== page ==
Binge-watching is easy; just drag the laptop into bed and go. But savoring a book of, say, 800 pages or longer is a project. No book that size is perfect, because excess is kind of the point. What marathon runner doesn’t curse the universe or even get bored once in a while? That doesn’t negate the rush of endorphins or the thrill of mastery. If you power down your iPhone and power through to the end, one of these books might change your life.
Body & Soul tells the story of Claude Rawlings, a piano prodigy discovered by chance as a six-year-old on his lonely wanderings through New York. Left largely to himself while his mother drives a taxi, Claude picks out tunes on a piano and befriends the owner of a music store. His genius propels him to fame and riches–and eventually into a crisis of creativity and obsession common with brilliant artists. It’s been a number of years since I read this, but I remember it as sweeping and completely immersive (and at 450 pages, it’s not as long as the others on this list). Read More.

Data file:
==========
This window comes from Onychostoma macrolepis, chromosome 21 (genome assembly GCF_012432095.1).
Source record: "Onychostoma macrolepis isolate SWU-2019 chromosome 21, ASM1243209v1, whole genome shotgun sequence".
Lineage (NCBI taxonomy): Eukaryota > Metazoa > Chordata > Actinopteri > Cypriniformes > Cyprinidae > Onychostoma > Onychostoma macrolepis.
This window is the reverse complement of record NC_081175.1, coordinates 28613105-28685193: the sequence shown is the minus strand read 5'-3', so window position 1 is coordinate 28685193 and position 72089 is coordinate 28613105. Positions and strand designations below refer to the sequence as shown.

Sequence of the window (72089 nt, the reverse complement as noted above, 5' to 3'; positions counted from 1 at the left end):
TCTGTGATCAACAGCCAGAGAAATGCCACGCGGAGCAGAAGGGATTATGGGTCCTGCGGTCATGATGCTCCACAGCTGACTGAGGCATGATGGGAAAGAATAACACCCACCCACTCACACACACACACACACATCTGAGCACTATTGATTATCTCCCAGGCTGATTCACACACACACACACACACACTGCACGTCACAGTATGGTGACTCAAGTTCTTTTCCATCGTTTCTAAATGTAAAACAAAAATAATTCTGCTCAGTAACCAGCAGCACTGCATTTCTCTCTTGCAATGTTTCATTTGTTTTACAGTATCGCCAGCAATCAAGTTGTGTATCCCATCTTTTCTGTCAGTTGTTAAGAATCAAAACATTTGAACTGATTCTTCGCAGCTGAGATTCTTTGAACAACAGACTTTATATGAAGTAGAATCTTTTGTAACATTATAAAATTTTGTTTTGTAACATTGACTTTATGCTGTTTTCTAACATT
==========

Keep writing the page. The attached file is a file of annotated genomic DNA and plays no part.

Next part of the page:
Set in Tokyo, Haruki Murakami’s 1Q84 is one of the strangest and most compelling books I’ve ever read. Between the two moons that suddenly appear in the sky, the small people that creep into rooms at night, and the tangled web of connections leading to–among other things–a cult and a philanthropic dowager–it doesn’t seem like this story should work. But somehow it does. At the heart of it are Aomame and Tengo, who are brought together through a series of strange circumstances that lead them to believe they are living in a parallel existence. Very long, strange, and difficult to summarize, this book is a commitment. But you’ll keep turning the pages just to find out what outlandish thing happens next. Read More.
When Theo Decker survives an explosion at the museum, his life is forever changed. His mother is killed, setting Theo on a journey to several homes and a rootless existence. Complicating Theo’s sense of disquiet is his secret: in the confusion of the blast, he took a priceless painting that he carries with him through the years. When he finally finds a sense of home and belonging in an antiques business, Theo’s secret could be his undoing. Tartt’s book won the Pulitzer Prize and I found it just as compelling as The Secret History. Read More.